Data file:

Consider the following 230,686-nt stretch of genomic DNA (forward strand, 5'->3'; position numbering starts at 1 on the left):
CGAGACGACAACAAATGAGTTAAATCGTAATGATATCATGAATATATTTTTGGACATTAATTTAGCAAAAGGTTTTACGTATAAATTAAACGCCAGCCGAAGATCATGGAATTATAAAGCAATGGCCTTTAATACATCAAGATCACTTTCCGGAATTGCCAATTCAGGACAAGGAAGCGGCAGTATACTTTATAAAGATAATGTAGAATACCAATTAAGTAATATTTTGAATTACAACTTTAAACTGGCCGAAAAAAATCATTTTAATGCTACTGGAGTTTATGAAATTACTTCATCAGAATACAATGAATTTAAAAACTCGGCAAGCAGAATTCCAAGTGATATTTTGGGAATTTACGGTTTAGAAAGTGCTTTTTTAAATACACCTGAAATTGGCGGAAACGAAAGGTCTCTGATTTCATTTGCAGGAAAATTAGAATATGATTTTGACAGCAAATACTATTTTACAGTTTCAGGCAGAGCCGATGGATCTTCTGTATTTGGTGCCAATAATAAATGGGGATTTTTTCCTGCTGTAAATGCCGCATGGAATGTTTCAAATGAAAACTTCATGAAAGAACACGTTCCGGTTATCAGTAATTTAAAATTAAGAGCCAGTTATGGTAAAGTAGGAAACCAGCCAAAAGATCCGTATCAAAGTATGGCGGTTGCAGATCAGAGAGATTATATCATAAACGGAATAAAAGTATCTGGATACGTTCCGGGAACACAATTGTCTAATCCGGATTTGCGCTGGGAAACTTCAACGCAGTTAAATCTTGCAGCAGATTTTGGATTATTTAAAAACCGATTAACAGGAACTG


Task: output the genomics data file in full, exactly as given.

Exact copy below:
Consider the following 230,686-nt stretch of genomic DNA (forward strand, 5'->3'; position numbering starts at 1 on the left):
CGAGACGACAACAAATGAGTTAAATCGTAATGATATCATGAATATATTTTTGGACATTAATTTAGCAAAAGGTTTTACGTATAAATTAAACGCCAGCCGAAGATCATGGAATTATAAAGCAATGGCCTTTAATACATCAAGATCACTTTCCGGAATTGCCAATTCAGGACAAGGAAGCGGCAGTATACTTTATAAAGATAATGTAGAATACCAATTAAGTAATATTTTGAATTACAACTTTAAACTGGCCGAAAAAAATCATTTTAATGCTACTGGAGTTTATGAAATTACTTCATCAGAATACAATGAATTTAAAAACTCGGCAAGCAGAATTCCAAGTGATATTTTGGGAATTTACGGTTTAGAAAGTGCTTTTTTAAATACACCTGAAATTGGCGGAAACGAAAGGTCTCTGATTTCATTTGCAGGAAAATTAGAATATGATTTTGACAGCAAATACTATTTTACAGTTTCAGGCAGAGCCGATGGATCTTCTGTATTTGGTGCCAATAATAAATGGGGATTTTTTCCTGCTGTAAATGCCGCATGGAATGTTTCAAATGAAAACTTCATGAAAGAACACGTTCCGGTTATCAGTAATTTAAAATTAAGAGCCAGTTATGGTAAAGTAGGAAACCAGCCAAAAGATCCGTATCAAAGTATGGCGGTTGCAGATCAGAGAGATTATATCATAAACGGAATAAAAGTATCTGGATACGTTCCGGGAACACAATTGTCTAATCCGGATTTGCGCTGGGAAACTTCAACGCAGTTAAATCTTGCAGCAGATTTTGGATTATTTAAAAACCGATTAACAGGAACTG